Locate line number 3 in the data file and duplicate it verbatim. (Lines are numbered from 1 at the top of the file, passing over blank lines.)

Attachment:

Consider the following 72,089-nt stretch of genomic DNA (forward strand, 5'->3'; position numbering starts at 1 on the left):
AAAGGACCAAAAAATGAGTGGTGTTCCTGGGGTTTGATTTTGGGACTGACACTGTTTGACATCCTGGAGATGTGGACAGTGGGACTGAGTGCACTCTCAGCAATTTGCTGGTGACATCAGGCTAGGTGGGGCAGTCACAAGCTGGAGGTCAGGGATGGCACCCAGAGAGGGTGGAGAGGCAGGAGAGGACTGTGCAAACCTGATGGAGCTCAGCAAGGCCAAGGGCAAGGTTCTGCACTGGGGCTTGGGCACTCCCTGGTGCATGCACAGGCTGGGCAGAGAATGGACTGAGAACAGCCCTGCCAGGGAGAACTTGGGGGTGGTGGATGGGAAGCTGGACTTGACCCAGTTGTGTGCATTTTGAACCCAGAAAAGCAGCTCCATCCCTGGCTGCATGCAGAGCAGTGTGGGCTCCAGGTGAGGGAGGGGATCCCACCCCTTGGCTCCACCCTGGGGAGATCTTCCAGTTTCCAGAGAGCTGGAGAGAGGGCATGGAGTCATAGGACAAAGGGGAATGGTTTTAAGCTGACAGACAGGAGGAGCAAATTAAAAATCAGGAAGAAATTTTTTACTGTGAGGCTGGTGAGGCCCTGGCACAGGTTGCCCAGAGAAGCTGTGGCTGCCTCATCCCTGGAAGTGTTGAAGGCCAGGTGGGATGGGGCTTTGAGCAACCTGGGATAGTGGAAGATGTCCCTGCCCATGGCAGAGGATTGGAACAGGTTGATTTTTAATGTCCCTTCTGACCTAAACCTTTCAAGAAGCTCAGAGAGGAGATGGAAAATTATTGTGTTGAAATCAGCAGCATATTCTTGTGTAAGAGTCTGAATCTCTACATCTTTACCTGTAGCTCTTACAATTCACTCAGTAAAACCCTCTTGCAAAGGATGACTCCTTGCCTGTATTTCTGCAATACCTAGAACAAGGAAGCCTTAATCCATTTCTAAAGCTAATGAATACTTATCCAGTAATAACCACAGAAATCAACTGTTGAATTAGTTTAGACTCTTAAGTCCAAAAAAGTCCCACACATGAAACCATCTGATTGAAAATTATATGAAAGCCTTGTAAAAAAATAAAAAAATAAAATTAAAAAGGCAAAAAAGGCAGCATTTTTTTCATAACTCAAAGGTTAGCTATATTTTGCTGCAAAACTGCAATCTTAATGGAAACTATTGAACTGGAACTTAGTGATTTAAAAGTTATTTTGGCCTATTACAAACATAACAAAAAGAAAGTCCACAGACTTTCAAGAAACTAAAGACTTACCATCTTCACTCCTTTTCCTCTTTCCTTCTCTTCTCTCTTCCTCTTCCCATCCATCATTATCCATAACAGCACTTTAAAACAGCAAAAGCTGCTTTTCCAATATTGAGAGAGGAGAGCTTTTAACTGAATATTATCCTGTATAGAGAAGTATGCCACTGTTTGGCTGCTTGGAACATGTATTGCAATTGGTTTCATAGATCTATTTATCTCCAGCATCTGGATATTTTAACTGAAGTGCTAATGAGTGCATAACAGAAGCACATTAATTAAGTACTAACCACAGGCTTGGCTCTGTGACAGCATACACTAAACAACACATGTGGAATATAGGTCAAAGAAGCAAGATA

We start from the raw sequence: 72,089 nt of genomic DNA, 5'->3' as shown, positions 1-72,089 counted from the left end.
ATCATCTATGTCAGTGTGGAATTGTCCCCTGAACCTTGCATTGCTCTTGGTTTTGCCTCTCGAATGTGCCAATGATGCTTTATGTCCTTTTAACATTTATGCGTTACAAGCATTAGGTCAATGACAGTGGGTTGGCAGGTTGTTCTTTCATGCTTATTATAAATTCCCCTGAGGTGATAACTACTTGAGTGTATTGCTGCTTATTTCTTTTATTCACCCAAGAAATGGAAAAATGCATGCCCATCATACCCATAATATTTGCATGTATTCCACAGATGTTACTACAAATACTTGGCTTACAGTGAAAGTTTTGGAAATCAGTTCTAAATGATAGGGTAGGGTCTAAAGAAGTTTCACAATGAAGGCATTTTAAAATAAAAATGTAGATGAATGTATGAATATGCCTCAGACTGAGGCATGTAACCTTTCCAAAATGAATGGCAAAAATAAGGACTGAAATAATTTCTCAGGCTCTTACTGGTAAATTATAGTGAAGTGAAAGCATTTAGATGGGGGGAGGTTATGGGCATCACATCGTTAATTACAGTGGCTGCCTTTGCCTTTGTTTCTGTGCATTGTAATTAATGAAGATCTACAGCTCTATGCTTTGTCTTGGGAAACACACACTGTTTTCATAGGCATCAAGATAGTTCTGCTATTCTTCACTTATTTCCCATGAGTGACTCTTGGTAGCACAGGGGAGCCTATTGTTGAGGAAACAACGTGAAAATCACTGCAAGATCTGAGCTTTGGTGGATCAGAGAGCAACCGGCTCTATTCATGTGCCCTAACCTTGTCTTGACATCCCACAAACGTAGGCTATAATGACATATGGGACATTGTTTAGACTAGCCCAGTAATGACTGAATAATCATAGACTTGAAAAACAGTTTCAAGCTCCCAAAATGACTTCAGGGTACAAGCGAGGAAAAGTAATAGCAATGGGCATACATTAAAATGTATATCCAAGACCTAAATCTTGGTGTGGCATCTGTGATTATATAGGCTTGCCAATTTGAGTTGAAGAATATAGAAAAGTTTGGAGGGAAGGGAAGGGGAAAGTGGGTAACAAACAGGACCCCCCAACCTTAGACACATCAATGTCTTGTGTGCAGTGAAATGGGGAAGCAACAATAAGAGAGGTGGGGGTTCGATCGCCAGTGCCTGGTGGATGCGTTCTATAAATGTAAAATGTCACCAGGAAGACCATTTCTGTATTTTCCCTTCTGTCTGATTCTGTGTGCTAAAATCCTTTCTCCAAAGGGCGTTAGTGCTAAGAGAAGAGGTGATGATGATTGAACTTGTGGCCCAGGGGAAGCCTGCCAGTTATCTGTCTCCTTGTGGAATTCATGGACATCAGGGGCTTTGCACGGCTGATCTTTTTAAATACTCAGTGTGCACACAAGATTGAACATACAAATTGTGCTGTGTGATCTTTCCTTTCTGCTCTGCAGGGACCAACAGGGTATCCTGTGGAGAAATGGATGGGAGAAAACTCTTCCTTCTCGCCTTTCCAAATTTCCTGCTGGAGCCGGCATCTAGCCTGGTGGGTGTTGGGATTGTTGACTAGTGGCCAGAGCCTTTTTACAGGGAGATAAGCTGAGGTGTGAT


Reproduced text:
We start from the raw sequence: 72,089 nt of genomic DNA, 5'->3' as shown, positions 1-72,089 counted from the left end.